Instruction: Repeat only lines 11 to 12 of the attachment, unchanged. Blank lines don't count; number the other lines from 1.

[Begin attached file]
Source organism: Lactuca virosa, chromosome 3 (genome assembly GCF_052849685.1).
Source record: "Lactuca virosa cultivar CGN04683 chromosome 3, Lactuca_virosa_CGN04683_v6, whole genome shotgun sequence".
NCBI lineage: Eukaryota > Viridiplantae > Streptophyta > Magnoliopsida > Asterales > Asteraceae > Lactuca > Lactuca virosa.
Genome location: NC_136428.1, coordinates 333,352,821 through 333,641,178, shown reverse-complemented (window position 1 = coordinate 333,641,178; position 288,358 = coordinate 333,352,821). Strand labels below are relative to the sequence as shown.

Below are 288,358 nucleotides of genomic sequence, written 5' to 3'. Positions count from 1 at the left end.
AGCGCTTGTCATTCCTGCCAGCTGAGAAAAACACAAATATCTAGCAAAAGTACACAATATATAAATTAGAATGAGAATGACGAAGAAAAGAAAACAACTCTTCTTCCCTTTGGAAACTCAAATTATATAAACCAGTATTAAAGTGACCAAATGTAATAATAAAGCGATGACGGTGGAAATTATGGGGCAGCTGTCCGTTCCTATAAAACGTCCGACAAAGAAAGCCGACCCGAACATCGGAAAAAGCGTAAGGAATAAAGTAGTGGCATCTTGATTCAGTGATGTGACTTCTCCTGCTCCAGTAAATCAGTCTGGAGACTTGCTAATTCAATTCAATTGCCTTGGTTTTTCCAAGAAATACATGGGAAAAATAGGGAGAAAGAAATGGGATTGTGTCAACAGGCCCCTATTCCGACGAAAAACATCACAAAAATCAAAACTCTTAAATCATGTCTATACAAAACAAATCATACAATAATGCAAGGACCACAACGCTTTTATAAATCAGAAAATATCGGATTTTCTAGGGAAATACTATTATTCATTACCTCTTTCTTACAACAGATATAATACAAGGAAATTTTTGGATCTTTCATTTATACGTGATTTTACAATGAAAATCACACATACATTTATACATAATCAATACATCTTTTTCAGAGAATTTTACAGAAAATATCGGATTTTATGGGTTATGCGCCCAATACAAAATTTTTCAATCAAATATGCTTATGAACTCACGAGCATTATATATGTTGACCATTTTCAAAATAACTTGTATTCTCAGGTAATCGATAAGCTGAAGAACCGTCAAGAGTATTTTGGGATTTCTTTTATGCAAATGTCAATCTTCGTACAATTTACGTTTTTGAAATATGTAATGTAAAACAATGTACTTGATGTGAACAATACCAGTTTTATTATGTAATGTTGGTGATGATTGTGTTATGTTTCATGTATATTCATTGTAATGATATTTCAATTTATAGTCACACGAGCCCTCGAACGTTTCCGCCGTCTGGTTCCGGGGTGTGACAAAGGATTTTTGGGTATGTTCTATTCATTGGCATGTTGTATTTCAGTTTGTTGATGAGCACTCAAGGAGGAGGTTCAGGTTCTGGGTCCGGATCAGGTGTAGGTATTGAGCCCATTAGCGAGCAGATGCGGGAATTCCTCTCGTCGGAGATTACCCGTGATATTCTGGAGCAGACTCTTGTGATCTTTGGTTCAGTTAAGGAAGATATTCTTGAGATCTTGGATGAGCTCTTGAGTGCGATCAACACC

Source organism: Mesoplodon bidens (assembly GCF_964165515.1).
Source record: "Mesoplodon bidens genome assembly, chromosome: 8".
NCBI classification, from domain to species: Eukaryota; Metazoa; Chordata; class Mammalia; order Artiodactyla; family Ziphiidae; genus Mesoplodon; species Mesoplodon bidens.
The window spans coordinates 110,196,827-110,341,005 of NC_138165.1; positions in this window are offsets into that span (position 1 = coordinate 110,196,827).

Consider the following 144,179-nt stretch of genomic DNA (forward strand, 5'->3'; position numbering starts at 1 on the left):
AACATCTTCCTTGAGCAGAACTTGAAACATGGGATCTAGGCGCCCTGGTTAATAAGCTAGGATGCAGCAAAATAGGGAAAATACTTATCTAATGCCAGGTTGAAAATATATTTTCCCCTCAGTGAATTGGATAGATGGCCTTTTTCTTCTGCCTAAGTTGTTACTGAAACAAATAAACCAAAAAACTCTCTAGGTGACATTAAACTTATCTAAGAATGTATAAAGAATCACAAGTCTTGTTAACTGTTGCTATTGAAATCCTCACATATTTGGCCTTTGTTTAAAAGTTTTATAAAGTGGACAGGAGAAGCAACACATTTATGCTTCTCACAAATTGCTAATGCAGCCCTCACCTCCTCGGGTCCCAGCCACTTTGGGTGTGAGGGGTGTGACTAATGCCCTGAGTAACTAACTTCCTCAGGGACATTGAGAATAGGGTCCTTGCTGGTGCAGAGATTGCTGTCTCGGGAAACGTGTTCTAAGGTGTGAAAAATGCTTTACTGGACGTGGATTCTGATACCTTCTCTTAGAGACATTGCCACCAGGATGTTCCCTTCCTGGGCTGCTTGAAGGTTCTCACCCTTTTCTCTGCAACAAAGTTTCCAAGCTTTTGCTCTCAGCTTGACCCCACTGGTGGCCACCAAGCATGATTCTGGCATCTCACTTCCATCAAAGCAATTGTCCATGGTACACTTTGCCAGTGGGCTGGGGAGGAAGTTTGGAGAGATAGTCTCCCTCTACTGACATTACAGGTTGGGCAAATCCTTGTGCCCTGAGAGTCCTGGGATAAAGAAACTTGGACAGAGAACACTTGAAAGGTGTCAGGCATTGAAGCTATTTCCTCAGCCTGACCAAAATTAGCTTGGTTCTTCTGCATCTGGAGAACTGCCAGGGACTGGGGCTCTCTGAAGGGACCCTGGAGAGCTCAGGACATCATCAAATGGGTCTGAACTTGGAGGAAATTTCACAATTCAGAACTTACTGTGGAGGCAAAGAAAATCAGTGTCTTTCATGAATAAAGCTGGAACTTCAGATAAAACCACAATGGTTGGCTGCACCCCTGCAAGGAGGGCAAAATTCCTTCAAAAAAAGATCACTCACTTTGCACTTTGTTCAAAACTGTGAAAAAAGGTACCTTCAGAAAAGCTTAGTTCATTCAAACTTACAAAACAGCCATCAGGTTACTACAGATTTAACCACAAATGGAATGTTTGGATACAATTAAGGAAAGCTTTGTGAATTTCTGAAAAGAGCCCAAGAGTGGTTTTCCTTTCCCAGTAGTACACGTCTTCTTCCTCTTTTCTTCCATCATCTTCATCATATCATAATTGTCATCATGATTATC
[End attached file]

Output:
Consider the following 144,179-nt stretch of genomic DNA (forward strand, 5'->3'; position numbering starts at 1 on the left):
AACATCTTCCTTGAGCAGAACTTGAAACATGGGATCTAGGCGCCCTGGTTAATAAGCTAGGATGCAGCAAAATAGGGAAAATACTTATCTAATGCCAGGTTGAAAATATATTTTCCCCTCAGTGAATTGGATAGATGGCCTTTTTCTTCTGCCTAAGTTGTTACTGAAACAAATAAACCAAAAAACTCTCTAGGTGACATTAAACTTATCTAAGAATGTATAAAGAATCACAAGTCTTGTTAACTGTTGCTATTGAAATCCTCACATATTTGGCCTTTGTTTAAAAGTTTTATAAAGTGGACAGGAGAAGCAACACATTTATGCTTCTCACAAATTGCTAATGCAGCCCTCACCTCCTCGGGTCCCAGCCACTTTGGGTGTGAGGGGTGTGACTAATGCCCTGAGTAACTAACTTCCTCAGGGACATTGAGAATAGGGTCCTTGCTGGTGCAGAGATTGCTGTCTCGGGAAACGTGTTCTAAGGTGTGAAAAATGCTTTACTGGACGTGGATTCTGATACCTTCTCTTAGAGACATTGCCACCAGGATGTTCCCTTCCTGGGCTGCTTGAAGGTTCTCACCCTTTTCTCTGCAACAAAGTTTCCAAGCTTTTGCTCTCAGCTTGACCCCACTGGTGGCCACCAAGCATGATTCTGGCATCTCACTTCCATCAAAGCAATTGTCCATGGTACACTTTGCCAGTGGGCTGGGGAGGAAGTTTGGAGAGATAGTCTCCCTCTACTGACATTACAGGTTGGGCAAATCCTTGTGCCCTGAGAGTCCTGGGATAAAGAAACTTGGACAGAGAACACTTGAAAGGTGTCAGGCATTGAAGCTATTTCCTCAGCCTGACCAAAATTAGCTTGGTTCTTCTGCATCTGGAGAACTGCCAGGGACTGGGGCTCTCTGAAGGGACCCTGGAGAGCTCAGGACATCATCAAATGGGTCTGAACTTGGAGGAAATTTCACAATTCAGAACTTACTGTGGAGGCAAAGAAAATCAGTGTCTTTCATGAATAAAGCTGGAACTTCAGATAAAACCACAATGGTTGGCTGCACCCCTGCAAGGAGGGCAAAATTCCTTCAAAAAAAGATCACTCACTTTGCACTTTGTTCAAAACTGTGAAAAAAGGTACCTTCAGAAAAGCTTAGTTCATTCAAACTTACAAAACAGCCATCAGGTTACTACAGATTTAACCACAAATGGAATGTTTGGATACAATTAAGGAAAGCTTTGTGAATTTCTGAAAAGAGCCCAAGAGTGGTTTTCCTTTCCCAGTAGTACACGTCTTCTTCCTCTTTTCTTCCATCATCTTCATCATATCATAATTGTCATCATGATTATC